Saturday, 24 September 2011


I have grown tomatoes before - though not very successfully - in pots. I think I just got bored with them.

So I thought I knew what I was letting myself in for when Eric and Phoebe offered us a few plants.  Two cherry, two "green" and one plum.

The border behind the pool house seemed like a good place - facing south, with a warm sheltering wall.  There were already a couple of hydrangeas in the border, but that didn't seem to be a problem as my recollection of growing tomatoes in the UK was that they didn't grow very big.  To begin with they didn't.  The weather was dry and hot and I fretted about their not getting enough water, so I rigged up hose pipes and tried to remember to water them most evenings.

Being behind the pool house, I can't see them from the house.  So although I know about pinching out the side shoots, I found it was easy to forget about them.  By the time I remembered and after several bouts of rain, I suddenly found that I had a tomato forest.  Not just side shoots, but side shoots of side shoots and all of them with flowers on, so it seemed a shame to pinch them out.

I am now buying canes by the dozen to support the heavy laden branches and I'm scouring the internet for recipes for tomato chutney and instructions on how to freeze them for winter. And somewhere behind the forest there are two hydrangea plants struggling to grow.

Mind you, it's so satisfying bringing in a bowlful of just-picked, I grew this myself, sun-filled fruit for supper.

Monday, 19 September 2011

Trip to Nîmes

We started well!  Vita had been sick over night (too many over-ripe figs?) and continued to throw up as we drove along the motorway heading for Toulouse.  As between "episodes" her tail was up and wagging, we decided to press on. After a couple of unscheduled stops she finally calmed down and curled up asleep and content on the back seat.

We've become real country bumpkins, used to our quiet lanes and empty villages. Our side of France, tourists have long gone, but in the hot, dry south of Provence the French, Americans, Italians, Germans, Scandinavians, English and Japanese are still in holiday mood and milling round the star attractions.

So we visited Aigues-Mortes, Arles, Avignon, Les Baux, the Roman aqueduct of Pont du Gard and Saintes Maries de La Mer in the Carmargue along with the world and his wife and his dog.  We ate exotic flavoured ice creams (lemon meringue pie the favourite), strolling with the throng window shopping, marvelling at the number of street cafes and restaurants (how could they all stay in business?) and trying to take in a bit of history and scenery along the way.  Next time we'll come "out of season" (if there is such a thing).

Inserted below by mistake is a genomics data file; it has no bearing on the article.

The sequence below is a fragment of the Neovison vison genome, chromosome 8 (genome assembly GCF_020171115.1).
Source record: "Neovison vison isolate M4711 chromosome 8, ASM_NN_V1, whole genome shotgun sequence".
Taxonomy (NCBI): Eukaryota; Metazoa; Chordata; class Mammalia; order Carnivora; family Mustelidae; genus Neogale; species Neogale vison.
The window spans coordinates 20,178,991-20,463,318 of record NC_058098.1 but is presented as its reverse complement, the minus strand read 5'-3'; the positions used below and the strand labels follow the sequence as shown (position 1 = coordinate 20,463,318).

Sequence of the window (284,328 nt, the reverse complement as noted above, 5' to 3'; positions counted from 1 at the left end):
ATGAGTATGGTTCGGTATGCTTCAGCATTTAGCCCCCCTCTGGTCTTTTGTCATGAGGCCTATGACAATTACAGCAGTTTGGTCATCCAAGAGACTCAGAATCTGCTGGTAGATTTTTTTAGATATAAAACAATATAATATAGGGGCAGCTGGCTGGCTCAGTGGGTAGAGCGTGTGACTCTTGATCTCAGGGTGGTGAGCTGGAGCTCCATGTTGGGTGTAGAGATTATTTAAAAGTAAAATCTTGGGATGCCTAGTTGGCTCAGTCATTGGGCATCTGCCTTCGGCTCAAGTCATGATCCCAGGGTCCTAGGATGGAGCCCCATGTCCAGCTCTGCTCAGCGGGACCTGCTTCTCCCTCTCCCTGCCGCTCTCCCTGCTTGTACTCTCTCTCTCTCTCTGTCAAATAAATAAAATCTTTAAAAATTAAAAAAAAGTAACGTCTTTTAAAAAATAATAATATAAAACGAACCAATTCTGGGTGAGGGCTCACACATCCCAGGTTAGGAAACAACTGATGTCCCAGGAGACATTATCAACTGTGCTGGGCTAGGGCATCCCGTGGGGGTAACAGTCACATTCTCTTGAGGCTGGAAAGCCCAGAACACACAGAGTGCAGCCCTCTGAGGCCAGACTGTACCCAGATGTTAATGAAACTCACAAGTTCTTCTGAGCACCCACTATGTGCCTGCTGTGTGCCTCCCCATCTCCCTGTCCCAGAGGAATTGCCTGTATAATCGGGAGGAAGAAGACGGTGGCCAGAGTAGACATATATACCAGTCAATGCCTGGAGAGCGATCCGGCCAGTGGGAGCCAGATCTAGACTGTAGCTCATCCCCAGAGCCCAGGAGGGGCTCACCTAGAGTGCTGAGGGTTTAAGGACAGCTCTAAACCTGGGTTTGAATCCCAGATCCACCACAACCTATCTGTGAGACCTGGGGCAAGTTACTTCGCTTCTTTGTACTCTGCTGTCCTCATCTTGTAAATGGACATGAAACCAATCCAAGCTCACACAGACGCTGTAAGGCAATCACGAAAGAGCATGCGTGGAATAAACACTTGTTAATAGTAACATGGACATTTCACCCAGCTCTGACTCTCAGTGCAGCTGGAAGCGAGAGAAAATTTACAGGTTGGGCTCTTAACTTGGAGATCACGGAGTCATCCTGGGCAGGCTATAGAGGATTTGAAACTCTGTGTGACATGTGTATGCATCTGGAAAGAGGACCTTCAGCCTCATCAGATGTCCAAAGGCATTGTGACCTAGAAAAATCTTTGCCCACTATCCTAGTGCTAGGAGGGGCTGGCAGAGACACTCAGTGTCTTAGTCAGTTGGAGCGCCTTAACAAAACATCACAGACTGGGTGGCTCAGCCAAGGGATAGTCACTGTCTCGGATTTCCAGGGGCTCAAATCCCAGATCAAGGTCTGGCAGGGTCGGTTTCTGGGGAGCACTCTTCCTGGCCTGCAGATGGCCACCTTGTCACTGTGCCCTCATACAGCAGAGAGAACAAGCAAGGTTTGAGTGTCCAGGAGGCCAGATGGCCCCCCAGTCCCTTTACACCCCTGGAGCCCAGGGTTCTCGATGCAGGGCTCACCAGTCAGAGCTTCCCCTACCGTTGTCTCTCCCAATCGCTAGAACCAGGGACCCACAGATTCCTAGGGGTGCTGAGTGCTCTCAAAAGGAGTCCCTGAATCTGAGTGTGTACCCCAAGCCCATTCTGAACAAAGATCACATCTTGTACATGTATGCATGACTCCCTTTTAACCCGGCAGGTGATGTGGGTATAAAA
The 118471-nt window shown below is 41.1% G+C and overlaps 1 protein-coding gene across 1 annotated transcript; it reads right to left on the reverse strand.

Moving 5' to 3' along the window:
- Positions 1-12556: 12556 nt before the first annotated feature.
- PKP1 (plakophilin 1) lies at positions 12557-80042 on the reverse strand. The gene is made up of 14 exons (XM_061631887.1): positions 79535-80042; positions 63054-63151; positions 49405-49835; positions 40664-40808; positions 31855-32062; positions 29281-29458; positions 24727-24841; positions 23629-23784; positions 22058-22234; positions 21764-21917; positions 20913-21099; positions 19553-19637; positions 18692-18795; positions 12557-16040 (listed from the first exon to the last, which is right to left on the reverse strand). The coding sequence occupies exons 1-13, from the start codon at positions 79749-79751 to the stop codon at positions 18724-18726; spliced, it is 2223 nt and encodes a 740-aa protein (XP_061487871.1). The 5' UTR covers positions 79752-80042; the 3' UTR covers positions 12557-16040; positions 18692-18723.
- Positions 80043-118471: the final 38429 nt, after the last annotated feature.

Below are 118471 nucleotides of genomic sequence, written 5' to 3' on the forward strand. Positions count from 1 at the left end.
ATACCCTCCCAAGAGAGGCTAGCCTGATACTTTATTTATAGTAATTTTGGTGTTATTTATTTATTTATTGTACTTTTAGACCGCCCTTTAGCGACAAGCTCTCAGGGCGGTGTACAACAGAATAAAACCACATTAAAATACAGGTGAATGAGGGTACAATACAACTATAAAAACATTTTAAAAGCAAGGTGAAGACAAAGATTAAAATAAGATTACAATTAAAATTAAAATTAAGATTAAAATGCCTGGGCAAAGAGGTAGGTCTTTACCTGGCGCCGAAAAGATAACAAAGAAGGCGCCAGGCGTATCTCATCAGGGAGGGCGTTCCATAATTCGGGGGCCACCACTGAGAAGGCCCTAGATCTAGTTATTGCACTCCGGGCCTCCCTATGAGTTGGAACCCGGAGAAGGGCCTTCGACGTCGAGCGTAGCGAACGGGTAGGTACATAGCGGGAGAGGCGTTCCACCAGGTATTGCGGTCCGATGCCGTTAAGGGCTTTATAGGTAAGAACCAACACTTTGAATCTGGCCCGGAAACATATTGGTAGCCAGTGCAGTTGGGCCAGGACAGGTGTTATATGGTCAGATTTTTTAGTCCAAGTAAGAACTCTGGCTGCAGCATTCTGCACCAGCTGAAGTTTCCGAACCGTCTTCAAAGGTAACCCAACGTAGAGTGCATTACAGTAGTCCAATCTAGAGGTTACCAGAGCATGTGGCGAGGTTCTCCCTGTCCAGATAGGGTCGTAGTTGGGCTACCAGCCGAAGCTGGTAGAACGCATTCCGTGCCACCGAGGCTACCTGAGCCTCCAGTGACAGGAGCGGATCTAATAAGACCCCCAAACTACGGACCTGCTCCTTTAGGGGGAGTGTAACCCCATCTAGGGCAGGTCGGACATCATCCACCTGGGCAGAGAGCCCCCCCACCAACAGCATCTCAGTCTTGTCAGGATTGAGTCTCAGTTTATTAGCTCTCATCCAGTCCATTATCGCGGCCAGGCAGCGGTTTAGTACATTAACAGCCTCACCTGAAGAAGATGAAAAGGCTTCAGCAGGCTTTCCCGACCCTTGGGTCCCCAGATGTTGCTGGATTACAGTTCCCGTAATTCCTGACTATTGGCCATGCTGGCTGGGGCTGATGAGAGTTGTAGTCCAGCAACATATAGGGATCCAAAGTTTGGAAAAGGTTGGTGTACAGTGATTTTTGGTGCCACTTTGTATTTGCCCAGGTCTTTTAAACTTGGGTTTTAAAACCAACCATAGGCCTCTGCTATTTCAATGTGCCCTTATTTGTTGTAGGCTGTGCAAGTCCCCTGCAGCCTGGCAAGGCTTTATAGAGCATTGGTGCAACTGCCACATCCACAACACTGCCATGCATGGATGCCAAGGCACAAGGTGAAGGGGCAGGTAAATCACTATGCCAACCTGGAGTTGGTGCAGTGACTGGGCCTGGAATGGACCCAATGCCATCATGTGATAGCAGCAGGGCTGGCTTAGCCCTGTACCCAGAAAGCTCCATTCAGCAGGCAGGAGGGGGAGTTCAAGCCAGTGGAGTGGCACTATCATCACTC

Our hotel, with its individual houses and three swimming pools nestling among oleander bushes, was our place of sanctuary and good food.

In the brisk wind, the swimming pools and the Med, were too cold to do more than dip toes into, despite the heat of the days.  We've become soft and spoilt with our own warm pool on "our" side of France.


Les Baux

Our Hotel outside Nîmes

Palace of the Popes - Avignon

Pont du Gard

Saintes Maires de La Mer

Street Scenes

Our hotel: L'Enclos des Lauriers Roses

Tuesday, 13 September 2011


The moon is just past full. In the silver light I walk down to the cottage to turn off the hose to the butternut squashes and a white bobtail gleams and vanishes as a rabbit dashes across the lawn in front of me.  An owl, hunting low, swoops below me - a glint of great wings and then gone.

Later, putting the rubbish out for tomorrow's collection, Vita and I walk up the chemin alongside Monsieur F's field to the ridge road. No torch is needed as the moonlit white chalk of the hardcore marks our way. The dry pale leaves of the maize rustle in the night wind appearing and disappearing as they catch the moonbeams.

Across the valley half way up the hill where someone is slowly clearing and restoring the land, the old unused polytunnel glows in the reflected light of the moon. In the dark, its gleaming long low shape looks like a distant train waiting at a station..

The cows in the field beyond the stream went earlier in the summer, but three are now back.  Their distant bells accompany us as we walk up the hill to the road.

Friday, 2 September 2011

Storm Cloud at Sunset

From the posts on the forums today, seems like half of South West France was watching this storm cloud yesterday evening.  It was like something out of a science fiction film, with constant lightning flashes within the cloud.

We had a few drops of rain from it and then it slowly passed north and east of us.  Today has been hot and sticky and more storms are promised for tonight and tomorrow.  Let's hope the next one passes overhead. We could do with a good downpour.